All indications are that Rizzo is going to be replaced, and soon. In the wake of the successful Strasburg negotiations, Kasten has been extremely non-committal when speaking about Rizzo to the media. Gordon Edes is out with another report saying Dipoto is the winner, and Danny Knobler reports that Dipoto plans to accept the job. Perhaps the most interesting thing I saw was this tweet from Bob Nightengale last night:
My interpretation of all this was that Stan really wants to recreate the 1990s Braves, with Dipoto as the new Schuerholz and a strong manager a la Bobby Cox.
But then Mark Zuckerman said something that hearkened back to an earlier report that Kasten prefers Rizzo, while the Lerners want to make a splash by bringing in an outside candidate:
There's another factor in all this, one that was pointed out to me earlier this evening by someone who knows the Nats front office well. The GM decision can't really be made until Stan Kasten has decided whether to remain as team president or not. There haven't been many rumors lately about Kasten's potential departure, and certainly there's reason to believe he's going to stick around here a while longer. And if he stays, this person believes, Rizzo likely gets the GM job. If Kasten were to leave, though, then whoever the new team president was would have to have the final say on a GM.So, we're back to our old trope about who's really running the Nats and the conflict between Kasten and the Lerners.
Both could be true: Kasten could be trying to recreate the Braves while fighting the Lerners every step of the way. Is hiring Dipoto a sign that Kasten is winning or losing? Yes. No. Who knows? In the meantime, the front office staff is waiting for the other shoe to drop and bloggers and the media are clamoring that to ditch Rizzo right after signing Strasburg would be another tone deaf, classless move by the Lerners.
You know what? They're not entirely wrong. Again and again, the Lerners have shown they don't exactly possess a deft touch when it comes to the media or public relations. There shouldn't have even been such a public GM search during the season. After the Lerners got it through their skulls that Bowden was radioactive, the Lerners and Kasten should have presented a united front and stated very clearly that Rizzo was going to remain as acting general manager for the entire 2009 season, that the team would announce a decision on a permanent GM after the season, and refused to comment on anything else. There would have been some heat on Rizzo and the rest of the front office staff, but nothing like the swirling speculation there is now. And Kasten and the Lerners could have taken the time to interview other candidates while deciding whether their forced marriage with Rizzo was for the best.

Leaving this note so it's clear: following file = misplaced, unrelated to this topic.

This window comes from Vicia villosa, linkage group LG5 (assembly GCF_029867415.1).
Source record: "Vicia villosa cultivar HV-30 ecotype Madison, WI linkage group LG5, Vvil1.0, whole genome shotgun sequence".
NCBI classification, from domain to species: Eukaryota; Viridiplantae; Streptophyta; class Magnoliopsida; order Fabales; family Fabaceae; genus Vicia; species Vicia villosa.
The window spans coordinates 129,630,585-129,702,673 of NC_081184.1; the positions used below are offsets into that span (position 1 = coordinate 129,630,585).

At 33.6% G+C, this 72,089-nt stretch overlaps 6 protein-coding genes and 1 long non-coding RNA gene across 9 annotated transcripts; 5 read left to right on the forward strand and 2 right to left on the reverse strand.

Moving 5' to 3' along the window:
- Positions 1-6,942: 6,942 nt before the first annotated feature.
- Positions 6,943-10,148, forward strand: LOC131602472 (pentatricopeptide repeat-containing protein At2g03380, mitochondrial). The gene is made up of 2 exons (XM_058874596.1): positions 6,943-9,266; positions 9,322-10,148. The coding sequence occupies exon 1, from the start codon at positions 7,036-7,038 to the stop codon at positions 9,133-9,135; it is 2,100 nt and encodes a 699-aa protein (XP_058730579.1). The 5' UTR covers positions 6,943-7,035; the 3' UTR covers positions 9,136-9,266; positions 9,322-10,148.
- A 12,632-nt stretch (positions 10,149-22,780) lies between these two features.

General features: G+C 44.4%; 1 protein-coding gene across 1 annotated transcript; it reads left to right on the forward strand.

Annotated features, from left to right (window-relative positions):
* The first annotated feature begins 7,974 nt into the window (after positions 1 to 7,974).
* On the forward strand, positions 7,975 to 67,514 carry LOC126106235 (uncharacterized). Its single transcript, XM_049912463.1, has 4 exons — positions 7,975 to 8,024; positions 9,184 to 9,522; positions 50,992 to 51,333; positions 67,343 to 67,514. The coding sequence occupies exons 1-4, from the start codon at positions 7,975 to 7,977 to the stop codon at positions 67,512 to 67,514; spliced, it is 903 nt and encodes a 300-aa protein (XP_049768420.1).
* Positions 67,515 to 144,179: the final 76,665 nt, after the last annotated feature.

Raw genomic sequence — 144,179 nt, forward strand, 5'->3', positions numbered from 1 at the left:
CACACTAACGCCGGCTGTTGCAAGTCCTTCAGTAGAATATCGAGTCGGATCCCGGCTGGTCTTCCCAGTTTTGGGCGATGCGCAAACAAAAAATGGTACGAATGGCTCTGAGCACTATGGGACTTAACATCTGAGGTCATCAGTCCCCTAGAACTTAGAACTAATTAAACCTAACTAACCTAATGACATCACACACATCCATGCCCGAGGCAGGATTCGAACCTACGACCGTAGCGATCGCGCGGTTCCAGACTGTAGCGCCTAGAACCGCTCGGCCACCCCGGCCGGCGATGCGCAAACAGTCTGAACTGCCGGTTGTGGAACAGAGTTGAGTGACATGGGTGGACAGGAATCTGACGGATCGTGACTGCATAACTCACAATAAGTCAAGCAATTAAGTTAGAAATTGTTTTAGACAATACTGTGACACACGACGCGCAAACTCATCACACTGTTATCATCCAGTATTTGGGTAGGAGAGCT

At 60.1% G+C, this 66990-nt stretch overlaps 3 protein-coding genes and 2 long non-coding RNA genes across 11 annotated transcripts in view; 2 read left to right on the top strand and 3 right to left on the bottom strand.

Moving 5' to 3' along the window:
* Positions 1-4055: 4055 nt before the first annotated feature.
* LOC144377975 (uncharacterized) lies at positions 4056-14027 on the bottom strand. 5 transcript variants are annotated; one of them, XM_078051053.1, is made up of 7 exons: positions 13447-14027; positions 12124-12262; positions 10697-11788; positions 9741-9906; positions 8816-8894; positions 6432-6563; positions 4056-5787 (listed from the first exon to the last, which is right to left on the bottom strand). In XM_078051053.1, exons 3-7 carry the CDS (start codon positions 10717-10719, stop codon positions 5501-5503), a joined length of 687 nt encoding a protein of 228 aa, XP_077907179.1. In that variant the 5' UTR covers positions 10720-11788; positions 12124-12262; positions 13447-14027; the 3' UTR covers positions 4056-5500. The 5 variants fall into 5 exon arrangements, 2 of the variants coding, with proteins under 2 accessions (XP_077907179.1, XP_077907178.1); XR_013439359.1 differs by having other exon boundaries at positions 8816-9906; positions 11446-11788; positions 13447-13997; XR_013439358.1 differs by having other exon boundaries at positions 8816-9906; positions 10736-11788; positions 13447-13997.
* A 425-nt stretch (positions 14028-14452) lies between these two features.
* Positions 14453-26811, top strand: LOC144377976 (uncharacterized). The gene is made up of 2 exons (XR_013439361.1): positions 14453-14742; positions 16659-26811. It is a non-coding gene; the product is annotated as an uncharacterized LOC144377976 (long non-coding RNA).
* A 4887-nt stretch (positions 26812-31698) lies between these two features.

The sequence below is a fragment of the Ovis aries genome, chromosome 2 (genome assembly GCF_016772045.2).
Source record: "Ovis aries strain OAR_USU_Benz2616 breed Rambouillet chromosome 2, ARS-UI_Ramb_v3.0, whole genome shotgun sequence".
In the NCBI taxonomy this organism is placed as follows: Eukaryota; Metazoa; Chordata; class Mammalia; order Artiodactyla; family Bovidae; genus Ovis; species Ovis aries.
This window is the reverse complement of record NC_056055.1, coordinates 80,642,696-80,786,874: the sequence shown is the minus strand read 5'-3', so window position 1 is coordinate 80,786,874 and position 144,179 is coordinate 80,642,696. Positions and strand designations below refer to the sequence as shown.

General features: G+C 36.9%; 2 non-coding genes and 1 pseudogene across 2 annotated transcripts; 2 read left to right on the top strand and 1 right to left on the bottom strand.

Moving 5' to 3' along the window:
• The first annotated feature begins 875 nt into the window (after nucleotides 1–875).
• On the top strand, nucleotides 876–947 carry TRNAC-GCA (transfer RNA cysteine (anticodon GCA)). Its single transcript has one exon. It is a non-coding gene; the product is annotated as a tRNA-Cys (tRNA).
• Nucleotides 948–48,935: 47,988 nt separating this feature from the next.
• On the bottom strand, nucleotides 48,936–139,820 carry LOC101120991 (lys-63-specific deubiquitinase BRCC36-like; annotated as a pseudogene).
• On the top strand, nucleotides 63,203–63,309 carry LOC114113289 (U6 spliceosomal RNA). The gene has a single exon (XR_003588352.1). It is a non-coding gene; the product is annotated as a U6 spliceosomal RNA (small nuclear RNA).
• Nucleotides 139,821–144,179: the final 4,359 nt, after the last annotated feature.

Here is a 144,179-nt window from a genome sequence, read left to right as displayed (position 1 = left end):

Since that's not the route they chose, there's another consideration. At this point, anything that might delay the needed overhauls of the player development system and front office should be avoided.
The PR hit the team will take -- and it will be significant, at least in the local media -- will be worth it if it allows Dipoto to start making changes immediately. Although many of the new people one assumes Dipoto would like to bring in are under contract to other teams through the end of this season, there's still a lot for him to do. Giving Dipoto the job now allows him to spend the rest of the season discovering just what he's gotten himself into, learning what's broken, and thinking about how to fix it. Edes also points out that this is when most teams are preparing their 2010 budgets. Bringing Dipoto in now gives him a say in the process, letting him prioritize what he thinks is important, rather than having to work with someone else's budget. Hopefully, Dipoto will also spend the rest of the year conceiving an organizational plan and figuring out just what the "Nationals Way" is going to be."
Dipoto would be the Lerners' first real independent hire, and as such represents a dramatic step for the Nationals. Kasten was forced on the Lerners by Selig. Bowden was a legacy of MLB's ownership of the Expos. Rizzo was a part of the Bowden regime and is only in the mix because of Smileygate. Sure, there was some speculation way back in 2006 that Rizzo was brought in to be GM after Bowden, but that talk died down after Bowden kept parking his car in the spot reserved for the GM. A new GM, whether it's Dipoto or someone else, secure in his employment, will hopefully have the vision and authority to take The Plan® from a joke to, well, an actual plan.
The timing of the hire may make it look like Rizzo is getting the Moe Greene treatment, but it's for the good of the team.